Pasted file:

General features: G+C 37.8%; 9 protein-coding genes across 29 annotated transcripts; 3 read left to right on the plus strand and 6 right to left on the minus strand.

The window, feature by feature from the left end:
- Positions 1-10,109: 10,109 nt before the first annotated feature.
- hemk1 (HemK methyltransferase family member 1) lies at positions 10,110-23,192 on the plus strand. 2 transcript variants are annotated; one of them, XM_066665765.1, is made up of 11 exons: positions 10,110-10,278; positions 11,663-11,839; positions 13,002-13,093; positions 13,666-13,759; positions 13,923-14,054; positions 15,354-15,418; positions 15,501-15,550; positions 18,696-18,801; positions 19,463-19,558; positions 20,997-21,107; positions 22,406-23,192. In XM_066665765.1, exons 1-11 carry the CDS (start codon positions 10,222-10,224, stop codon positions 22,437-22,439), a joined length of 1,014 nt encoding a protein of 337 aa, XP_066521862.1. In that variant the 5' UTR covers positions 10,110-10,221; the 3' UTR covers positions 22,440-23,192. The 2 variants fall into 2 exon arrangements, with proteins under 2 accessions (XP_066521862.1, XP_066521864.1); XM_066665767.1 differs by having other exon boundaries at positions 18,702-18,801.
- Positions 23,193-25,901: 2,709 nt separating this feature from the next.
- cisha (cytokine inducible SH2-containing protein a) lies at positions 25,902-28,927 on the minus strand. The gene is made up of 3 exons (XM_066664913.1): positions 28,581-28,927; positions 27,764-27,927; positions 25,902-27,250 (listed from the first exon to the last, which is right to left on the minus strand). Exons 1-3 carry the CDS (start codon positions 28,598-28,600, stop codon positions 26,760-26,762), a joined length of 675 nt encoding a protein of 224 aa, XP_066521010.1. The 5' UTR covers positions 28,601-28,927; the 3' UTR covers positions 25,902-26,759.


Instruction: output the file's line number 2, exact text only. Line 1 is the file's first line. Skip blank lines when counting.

The window, feature by feature from the left end: